These terms are not necessarily what is happening for that person at that moment. These things heal and adapt and get better, changes happen slowly over time with or without pain. We are a biological system that grows, however we get stuck in our beliefs of what our structure is doing much like a piece of a machinery.

We are not mechanical robots, we are basically just like a walking garden that adapts to its environment when necessary. When you think of us that way… it’s pretty cool.

When you put it in perspective this type of unhelpful practice has stopped grandparents picking up their grandchildren, gardeners letting their gardens overgrow or golfers quitting the game in their prime. In the younger cohort we have tradesman unable to get back to work due to fear of re-injury and athletes who have quit a sport they love. On top of this there is a massive knock on effect. 

We share our experiences with our lovedones as a way to protect them because of what we think we know or have learnt so we teach the next generation the ‘bad’ things to come further igniting poor belief’s.

The helpful….

What does the evidence say? 

It is uncanny how strong our tissues are, they cope with high repetitive demands and loads for a lifetime and we have a biological system that adapts to the stimulus that it is exposed to this happens throughout our life. We are super strong and that is without any additional strength program. It is what it is.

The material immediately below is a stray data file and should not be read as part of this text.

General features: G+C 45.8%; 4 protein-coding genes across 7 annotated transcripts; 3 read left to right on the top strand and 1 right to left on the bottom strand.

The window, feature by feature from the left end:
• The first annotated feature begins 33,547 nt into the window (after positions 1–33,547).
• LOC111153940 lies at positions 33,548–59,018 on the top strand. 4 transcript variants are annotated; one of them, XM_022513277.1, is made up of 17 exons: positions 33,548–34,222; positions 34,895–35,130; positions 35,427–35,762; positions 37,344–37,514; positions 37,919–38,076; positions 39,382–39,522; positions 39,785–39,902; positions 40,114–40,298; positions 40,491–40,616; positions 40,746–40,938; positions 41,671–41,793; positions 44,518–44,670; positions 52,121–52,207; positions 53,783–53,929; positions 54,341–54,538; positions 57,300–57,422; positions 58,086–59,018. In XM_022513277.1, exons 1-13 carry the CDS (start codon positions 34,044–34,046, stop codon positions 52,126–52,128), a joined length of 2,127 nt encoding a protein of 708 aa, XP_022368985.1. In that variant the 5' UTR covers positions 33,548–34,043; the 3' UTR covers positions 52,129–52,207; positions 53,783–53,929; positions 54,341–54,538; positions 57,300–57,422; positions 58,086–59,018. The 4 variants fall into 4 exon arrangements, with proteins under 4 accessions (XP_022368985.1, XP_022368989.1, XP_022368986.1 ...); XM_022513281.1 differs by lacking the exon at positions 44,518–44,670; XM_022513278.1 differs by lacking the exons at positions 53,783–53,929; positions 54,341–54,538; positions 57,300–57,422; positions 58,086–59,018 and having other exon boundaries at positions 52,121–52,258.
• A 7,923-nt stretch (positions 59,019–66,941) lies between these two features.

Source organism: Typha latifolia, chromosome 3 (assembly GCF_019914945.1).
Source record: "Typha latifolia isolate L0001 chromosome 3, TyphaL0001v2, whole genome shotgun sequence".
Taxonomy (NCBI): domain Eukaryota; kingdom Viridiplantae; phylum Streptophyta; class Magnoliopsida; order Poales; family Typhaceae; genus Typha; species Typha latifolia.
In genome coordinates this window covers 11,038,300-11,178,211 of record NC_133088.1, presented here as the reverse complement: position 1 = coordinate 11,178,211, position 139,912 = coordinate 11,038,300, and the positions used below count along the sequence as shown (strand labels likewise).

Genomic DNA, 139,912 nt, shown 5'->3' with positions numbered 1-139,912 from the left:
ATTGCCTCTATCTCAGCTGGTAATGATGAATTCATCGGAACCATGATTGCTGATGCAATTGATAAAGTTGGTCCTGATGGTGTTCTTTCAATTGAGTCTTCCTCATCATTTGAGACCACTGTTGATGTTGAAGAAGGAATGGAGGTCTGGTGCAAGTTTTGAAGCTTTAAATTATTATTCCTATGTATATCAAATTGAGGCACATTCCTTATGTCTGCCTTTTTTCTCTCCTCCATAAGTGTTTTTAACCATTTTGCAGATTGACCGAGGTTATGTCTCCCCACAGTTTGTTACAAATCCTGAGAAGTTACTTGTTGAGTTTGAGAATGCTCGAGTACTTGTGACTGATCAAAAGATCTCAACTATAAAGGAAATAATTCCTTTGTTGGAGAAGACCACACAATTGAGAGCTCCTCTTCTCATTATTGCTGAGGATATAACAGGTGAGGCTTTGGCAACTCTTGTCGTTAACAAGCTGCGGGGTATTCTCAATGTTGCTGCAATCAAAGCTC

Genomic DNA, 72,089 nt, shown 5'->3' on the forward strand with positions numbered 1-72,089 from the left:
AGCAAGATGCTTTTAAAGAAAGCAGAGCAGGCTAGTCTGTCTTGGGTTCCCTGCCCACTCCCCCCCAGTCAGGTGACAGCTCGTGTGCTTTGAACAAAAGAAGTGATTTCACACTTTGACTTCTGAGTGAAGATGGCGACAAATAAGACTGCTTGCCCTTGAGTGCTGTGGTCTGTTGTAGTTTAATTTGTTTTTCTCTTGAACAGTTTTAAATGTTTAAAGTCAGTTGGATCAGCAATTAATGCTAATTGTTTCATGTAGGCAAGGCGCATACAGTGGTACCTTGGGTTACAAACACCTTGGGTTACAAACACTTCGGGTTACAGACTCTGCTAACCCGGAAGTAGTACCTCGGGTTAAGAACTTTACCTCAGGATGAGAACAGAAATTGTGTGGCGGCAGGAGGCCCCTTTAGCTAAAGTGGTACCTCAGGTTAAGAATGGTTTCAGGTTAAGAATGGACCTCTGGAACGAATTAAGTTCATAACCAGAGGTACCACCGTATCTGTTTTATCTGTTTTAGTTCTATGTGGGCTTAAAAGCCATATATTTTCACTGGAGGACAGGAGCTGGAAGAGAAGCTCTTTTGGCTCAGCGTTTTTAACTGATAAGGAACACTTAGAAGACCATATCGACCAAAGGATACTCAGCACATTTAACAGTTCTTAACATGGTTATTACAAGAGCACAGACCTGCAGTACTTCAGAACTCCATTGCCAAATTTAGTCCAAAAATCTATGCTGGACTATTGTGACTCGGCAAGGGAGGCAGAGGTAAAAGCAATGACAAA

For nearly all people with back pain 90-95% when there are no characteristic red flags their pain is labelled ‘non specific’.

The typical list of conditions that fit this description are things that you may have heard before. Disc herniation, scoliosis, spondylithesis, disc degeneration, facet joint degeneration, osteoarthritis. 

The term “non specific” is a very annoying term to frankly, come to terms with!

Basically, our body tissues (bone, muscle etc) change all through our life with or without pain and this is considered ‘normal’. It has more to do with how we use our body (or don’t use it) and what our body will do to adapt to it’s environment. All for a good cause of course – staying alive.

So if I have ‘non-specific’ back pain which is basically ‘normal’ why is my pain so bad?

Well it’s complicated…

I think it is important to understand pain and what pain is – in a nut shell – pain does not equal damage to your tissues it is merely a warning signal like an alarm bell.

Our nervous system is build to protect us and sometimes in certain people and in certain situations it can be a very powerful communicator of danger or threat (ie. pain) when in actual fact there may not be any danger at all.

The intensity and frequency of this pain response is a concoction in our neural synapses that have analysed ‘threats’ to you all your life. Our nervous system develops a type of ‘signature’ of what it believes to be things that could potentially ‘harm us and things that are ‘safe’ to us. It is completely a clever, individualised, multifactorial system.